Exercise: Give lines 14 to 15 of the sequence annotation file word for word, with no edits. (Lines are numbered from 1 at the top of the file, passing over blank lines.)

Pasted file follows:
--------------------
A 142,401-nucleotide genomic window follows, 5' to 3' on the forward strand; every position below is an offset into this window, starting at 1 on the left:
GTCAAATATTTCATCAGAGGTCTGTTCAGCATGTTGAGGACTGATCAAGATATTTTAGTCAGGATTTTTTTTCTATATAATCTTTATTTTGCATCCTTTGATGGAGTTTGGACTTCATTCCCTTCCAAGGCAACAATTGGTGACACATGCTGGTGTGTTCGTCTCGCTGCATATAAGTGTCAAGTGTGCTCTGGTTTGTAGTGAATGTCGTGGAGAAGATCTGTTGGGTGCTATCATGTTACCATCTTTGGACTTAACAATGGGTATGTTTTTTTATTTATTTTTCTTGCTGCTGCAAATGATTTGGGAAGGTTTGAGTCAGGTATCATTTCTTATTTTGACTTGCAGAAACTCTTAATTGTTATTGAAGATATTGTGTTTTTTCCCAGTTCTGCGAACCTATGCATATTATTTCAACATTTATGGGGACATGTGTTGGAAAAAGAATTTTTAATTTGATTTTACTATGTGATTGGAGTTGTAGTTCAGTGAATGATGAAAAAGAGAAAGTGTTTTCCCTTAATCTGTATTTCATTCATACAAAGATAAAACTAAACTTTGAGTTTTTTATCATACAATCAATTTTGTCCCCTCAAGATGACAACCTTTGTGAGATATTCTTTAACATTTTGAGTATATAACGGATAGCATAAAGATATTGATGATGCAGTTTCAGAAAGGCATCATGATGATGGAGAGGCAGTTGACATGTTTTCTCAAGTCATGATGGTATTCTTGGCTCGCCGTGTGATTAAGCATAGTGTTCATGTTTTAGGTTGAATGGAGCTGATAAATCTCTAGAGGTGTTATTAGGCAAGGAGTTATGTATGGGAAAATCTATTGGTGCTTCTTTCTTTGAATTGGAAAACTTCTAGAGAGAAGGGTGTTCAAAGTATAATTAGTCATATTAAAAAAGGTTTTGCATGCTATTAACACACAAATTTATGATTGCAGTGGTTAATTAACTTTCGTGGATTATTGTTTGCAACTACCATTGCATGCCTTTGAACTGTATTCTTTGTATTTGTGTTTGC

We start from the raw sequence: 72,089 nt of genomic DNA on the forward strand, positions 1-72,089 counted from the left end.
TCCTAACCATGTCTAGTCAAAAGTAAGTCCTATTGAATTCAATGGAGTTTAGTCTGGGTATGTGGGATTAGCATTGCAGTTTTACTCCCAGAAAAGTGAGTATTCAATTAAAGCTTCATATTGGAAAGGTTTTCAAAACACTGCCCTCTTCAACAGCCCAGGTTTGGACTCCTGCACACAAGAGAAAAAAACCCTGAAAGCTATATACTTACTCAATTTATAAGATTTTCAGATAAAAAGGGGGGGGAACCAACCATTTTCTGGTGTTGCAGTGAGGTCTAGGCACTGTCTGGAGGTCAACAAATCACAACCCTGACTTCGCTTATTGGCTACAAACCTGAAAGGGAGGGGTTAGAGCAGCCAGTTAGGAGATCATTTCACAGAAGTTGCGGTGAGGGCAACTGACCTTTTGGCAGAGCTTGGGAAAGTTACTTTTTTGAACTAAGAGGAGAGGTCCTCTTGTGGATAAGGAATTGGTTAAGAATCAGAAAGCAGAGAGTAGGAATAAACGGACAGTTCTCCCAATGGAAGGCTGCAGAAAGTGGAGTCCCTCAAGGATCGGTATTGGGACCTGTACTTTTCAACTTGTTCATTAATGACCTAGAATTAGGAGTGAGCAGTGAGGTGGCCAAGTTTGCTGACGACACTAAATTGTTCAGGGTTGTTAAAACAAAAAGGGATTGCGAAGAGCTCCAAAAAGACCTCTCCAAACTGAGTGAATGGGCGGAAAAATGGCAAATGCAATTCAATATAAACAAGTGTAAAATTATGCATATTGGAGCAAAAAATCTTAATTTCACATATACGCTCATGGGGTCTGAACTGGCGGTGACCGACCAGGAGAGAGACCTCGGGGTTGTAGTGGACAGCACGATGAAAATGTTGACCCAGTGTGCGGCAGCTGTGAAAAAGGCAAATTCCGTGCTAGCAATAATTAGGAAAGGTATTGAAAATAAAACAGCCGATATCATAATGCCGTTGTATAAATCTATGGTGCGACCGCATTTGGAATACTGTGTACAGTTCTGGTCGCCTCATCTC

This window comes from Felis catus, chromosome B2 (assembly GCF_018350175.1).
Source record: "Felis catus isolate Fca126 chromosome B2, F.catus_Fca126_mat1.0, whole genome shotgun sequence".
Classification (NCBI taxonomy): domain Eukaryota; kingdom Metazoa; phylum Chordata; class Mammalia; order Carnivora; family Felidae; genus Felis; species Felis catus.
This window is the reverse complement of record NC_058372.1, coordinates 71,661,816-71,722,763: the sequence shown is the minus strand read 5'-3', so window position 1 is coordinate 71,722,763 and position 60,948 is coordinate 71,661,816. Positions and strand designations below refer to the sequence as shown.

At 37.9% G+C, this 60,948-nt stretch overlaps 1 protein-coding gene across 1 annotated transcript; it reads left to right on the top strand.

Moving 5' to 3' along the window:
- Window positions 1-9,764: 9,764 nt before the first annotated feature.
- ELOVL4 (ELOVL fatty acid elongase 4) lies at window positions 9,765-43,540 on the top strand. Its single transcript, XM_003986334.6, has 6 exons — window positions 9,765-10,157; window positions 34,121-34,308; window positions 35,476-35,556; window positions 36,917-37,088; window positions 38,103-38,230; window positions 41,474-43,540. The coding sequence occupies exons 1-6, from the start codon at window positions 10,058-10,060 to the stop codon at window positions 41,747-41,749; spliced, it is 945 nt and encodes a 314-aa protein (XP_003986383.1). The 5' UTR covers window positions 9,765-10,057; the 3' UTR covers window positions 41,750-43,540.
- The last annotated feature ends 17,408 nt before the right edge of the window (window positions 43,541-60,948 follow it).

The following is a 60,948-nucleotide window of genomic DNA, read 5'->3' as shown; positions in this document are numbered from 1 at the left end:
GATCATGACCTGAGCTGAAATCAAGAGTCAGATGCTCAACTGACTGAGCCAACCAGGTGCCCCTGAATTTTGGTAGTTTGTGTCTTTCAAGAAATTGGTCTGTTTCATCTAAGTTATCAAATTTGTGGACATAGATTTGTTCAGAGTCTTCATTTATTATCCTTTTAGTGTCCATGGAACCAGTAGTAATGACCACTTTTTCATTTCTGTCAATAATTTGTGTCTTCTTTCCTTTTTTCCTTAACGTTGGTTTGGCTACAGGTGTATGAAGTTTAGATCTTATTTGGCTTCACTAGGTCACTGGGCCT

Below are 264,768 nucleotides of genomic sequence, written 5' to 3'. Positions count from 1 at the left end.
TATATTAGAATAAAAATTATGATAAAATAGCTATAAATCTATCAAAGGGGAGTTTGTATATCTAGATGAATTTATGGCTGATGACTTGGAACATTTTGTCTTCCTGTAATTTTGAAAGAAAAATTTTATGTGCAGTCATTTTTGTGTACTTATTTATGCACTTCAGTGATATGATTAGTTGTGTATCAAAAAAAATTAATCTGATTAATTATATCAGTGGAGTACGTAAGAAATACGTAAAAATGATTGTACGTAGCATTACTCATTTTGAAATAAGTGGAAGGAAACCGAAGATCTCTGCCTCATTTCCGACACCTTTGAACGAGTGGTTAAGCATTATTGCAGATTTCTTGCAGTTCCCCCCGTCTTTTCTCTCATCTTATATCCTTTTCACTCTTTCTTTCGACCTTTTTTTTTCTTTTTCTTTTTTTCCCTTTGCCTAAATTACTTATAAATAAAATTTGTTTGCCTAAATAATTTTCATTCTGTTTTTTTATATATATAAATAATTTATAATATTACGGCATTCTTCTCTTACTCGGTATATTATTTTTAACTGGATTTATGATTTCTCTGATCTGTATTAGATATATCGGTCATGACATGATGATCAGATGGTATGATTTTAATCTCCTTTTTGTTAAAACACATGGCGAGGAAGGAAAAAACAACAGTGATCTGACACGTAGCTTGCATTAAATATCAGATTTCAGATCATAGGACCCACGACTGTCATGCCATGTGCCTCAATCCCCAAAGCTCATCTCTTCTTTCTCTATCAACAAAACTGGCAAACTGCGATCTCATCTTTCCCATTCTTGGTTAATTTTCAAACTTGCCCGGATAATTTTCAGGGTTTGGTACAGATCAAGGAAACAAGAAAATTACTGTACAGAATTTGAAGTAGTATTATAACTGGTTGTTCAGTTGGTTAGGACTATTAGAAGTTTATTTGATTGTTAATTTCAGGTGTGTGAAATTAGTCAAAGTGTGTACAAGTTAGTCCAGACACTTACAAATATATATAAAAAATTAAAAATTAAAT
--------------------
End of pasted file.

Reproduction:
The following is a 60,948-nucleotide window of genomic DNA, read 5'->3' as shown; positions in this document are numbered from 1 at the left end:
GATCATGACCTGAGCTGAAATCAAGAGTCAGATGCTCAACTGACTGAGCCAACCAGGTGCCCCTGAATTTTGGTAGTTTGTGTCTTTCAAGAAATTGGTCTGTTTCATCTAAGTTATCAAATTTGTGGACATAGATTTGTTCAGAGTCTTCATTTATTATCCTTTTAGTGTCCATGGAACCAGTAGTAATGACCACTTTTTCATTTCTGTCAATAATTTGTGTCTTCTTTCCTTTTTTCCTTAACGTTGGTTTGGCTACAGGTGTATGAAGTTTAGATCTTATTTGGCTTCACTAGGTCACTGGGCCT